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Turkish PM's resignation paves way for key ally of president

Turkey's prime minister has resigned, paving the way for his replacement by a trusted ally of President Recep Tayyip Erdogan.

Mr Erdogan's office said Ahmet Davutoglu quit hours after the ruling party confirmed transport and communications minister Binali Yildirim as its new chairman at an extraordinary party convention.

Mr Yildirim immediately expressed allegiance to the Turkish leader and vowed to follow his path.

Mr Erdogan is to formally ask Mr Yildirim to form a new government but Mr Davutoglu remains caretaker prime minister until that happens.

Mr Davutoglu announced earlier this month that he was stepping down amid differences with Mr Erdogan.

Mr Yildirim is widely expected to be more in tune with the president, who is pushing for an overhaul of the constitution that would give the largely ceremonial presidency executive powers.

"Our path is the path of the voice and the breath of the people, our party's leader, Recep Tayyip Erdogan," said Mr Yildirim in his speech.

He thanked delegates who voted overwhelmingly to endorse him as the new chairman of the governing Justice and Development Party, or AKP.

Mr Yildirim, a founding member of the AKP, also paid homage to the president in an earlier speech and made clear he intends to work towards introducing a new constitution that would change Turkey's political system into a presidential one.

He said the "de facto situation" would turned into a "legal" one.

"We have always proudly said that we are Recep Tayyip Erdogan's companion, that we share a common fate and a common passion," said Mr Yildirim.

"Mr President, we promise you that your passion will be our passion, your cause will be our cause, your path will be our path."

In a message read at the opening of the convention, Mr Erdogan again stressed the need for a new constitution and a new system of government.

He said he hoped the term ahead would help correct the current "skewed" system of administration, and delegates and party officials stood up as his message was read.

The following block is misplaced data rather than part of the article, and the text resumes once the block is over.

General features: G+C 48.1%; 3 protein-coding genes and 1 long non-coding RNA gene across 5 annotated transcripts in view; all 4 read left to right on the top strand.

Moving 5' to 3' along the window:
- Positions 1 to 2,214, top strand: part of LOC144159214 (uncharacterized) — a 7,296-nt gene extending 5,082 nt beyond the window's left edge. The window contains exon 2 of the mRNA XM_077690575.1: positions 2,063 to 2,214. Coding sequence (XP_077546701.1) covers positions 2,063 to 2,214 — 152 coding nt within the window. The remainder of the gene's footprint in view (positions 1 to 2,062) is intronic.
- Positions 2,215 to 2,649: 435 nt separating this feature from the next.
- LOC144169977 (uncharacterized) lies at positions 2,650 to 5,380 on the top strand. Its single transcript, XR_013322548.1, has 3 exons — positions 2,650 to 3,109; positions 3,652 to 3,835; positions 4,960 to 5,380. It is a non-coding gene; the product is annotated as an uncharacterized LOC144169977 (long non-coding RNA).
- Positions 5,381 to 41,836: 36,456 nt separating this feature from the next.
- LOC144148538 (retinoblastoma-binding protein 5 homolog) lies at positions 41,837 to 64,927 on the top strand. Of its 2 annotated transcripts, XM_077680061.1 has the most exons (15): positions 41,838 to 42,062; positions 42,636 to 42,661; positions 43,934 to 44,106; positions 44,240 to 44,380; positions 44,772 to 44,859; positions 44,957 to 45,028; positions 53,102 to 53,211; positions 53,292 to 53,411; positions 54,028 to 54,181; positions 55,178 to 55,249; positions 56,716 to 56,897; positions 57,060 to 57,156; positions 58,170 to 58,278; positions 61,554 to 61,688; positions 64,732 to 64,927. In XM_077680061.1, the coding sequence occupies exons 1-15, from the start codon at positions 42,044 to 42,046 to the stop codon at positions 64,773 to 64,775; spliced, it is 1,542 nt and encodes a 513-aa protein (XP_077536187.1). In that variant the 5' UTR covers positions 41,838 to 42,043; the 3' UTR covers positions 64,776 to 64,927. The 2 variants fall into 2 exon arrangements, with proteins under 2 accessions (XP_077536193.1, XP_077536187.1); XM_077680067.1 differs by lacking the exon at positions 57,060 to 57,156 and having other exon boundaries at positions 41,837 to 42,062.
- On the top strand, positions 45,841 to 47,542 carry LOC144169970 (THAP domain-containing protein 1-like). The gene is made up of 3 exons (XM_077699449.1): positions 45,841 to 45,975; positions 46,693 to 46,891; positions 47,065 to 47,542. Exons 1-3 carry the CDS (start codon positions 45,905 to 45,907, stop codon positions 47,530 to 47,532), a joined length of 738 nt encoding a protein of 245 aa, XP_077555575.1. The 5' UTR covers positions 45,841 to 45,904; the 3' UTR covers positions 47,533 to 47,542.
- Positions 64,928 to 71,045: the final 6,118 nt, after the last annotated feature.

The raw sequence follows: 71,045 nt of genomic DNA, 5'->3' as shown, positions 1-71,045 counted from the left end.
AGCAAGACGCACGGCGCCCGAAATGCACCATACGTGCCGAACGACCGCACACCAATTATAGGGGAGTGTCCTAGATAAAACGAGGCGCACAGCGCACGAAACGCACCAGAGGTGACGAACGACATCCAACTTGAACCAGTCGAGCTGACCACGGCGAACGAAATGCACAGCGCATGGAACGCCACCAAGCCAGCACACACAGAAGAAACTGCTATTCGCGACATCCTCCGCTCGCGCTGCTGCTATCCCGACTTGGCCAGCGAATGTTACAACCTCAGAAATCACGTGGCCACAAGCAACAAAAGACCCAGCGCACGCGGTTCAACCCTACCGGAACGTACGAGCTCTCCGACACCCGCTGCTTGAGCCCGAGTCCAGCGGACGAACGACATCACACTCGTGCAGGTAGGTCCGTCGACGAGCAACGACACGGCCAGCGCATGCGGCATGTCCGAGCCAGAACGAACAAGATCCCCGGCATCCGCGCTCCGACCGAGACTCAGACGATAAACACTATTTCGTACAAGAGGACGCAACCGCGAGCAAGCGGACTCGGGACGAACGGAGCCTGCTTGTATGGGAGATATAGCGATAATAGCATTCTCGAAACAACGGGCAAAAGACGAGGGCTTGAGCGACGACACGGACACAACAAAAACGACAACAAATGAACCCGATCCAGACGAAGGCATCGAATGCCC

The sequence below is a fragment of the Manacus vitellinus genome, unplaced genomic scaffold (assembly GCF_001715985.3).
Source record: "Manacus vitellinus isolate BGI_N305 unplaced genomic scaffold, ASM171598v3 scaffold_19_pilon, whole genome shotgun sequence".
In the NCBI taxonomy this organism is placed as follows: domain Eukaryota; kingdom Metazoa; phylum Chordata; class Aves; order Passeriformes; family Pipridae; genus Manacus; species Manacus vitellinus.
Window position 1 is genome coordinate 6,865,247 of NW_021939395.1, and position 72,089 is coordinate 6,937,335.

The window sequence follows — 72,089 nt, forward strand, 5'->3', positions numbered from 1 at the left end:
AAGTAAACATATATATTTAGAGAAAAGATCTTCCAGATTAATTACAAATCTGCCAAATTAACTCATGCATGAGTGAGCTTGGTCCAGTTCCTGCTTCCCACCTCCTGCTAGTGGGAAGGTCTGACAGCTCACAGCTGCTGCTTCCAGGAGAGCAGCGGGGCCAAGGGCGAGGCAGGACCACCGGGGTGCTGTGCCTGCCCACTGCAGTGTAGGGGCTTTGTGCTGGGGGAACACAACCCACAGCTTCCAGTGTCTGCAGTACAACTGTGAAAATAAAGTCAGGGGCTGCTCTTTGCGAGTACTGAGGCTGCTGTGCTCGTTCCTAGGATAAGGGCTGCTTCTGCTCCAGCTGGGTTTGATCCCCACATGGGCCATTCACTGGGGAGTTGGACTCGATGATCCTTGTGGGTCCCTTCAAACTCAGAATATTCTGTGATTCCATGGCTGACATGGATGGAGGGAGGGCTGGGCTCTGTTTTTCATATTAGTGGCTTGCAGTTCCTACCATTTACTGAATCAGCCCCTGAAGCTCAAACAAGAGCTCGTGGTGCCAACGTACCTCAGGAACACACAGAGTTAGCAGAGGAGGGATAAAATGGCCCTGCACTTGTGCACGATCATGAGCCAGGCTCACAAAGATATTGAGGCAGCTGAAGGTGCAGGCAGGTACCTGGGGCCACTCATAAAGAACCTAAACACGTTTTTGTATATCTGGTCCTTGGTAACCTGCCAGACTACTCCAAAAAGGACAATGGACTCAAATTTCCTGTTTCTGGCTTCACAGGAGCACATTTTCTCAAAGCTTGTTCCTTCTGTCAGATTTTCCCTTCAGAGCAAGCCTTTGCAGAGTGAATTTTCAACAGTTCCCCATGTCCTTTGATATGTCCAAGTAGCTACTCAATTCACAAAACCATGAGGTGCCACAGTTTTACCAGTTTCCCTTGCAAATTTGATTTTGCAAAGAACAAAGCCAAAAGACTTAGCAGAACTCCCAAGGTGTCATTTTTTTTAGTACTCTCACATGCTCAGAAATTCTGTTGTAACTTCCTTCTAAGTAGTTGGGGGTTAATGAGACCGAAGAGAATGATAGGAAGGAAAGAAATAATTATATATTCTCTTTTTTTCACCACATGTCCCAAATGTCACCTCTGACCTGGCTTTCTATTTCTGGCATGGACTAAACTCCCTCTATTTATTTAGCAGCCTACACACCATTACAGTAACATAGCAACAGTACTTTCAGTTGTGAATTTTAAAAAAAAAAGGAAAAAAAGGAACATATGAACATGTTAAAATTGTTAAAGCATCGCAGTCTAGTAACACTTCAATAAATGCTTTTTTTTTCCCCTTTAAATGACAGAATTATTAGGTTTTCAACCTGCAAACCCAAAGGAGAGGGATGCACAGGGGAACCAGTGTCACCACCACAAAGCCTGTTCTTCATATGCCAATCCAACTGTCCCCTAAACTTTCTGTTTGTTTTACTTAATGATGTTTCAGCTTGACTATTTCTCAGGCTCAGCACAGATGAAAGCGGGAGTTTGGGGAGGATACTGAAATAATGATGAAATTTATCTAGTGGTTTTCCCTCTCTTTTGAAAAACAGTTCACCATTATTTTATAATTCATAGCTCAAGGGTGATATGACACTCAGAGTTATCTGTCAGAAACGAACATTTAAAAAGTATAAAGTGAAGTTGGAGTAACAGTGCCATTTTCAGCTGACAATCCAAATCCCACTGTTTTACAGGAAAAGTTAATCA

"My legal bond with the AKP may have ended the day I took the (presidential) oath of office, but my bonds of love have never ended and never will," said Mr Erdogan.

Supporters credit Mr Yildirim, 60, for his role in developing major infrastructure projects which have helped buoy Turkey's economy and boost the party's popularity.

But critics, including the leader of the main opposition party, have accused him of corruption, although Mr Yildirim rejected the accusation.

The change in party leadership comes at a time when Nato member Turkey faces an array of security threats.

These include renewed conflict with Kurdish rebels in the south east, a wave of suicide bombings linked to Kurdish and Islamic State militants, and a growing blowback from the war in neighbouring Syria.

The transition also coincides with growing tensions with the European Union over a controversial deal to reduce the flow of illegal migrants from Turkey to Greece, which Davutoglu helped broker.

Mr Davutoglu, a one-time adviser to Mr Erdogan and a former foreign minister, fell out with the president over a range of issues.

These included the possibility of peace talks with Kurdish rebels, and the pre-trial detention of journalists accused of spying and academics accused of supporting terrorism.

The president is pushing for a broader definition of terrorism, alarming rights groups who say existing laws are already too widely interpreted to crush dissent.

His stance is also at odds with EU conditions for Turkish citizens to benefit from visa-free travel.

Crucially, Mr Erdogan wants to turn the figurehead presidency into an all-powerful position while the independent-minded Mr Davutoglu was believed to be less than enthusiastic towards that project. Many believe Mr Yildirim will work to push Mr Erdogan's agenda through.

In his speech, Mr Yildirim said Turkey would press ahead with operations against Kurdish rebels until the group's armed campaign comes to an end.

He also called on the EU to end "the confusion" over Turkey's membership bid and the migration deal.

"It is time we know what they think about Turkey," Mr Yildirim said.

"Whether Turkey becomes a member or not, it will continue to expand its democracy and development with determination."

In his farewell speech, Mr Davutoglu said resigning was not his wish but that he agreed to it to preserve the unity of the party.


From Belfast Telegraph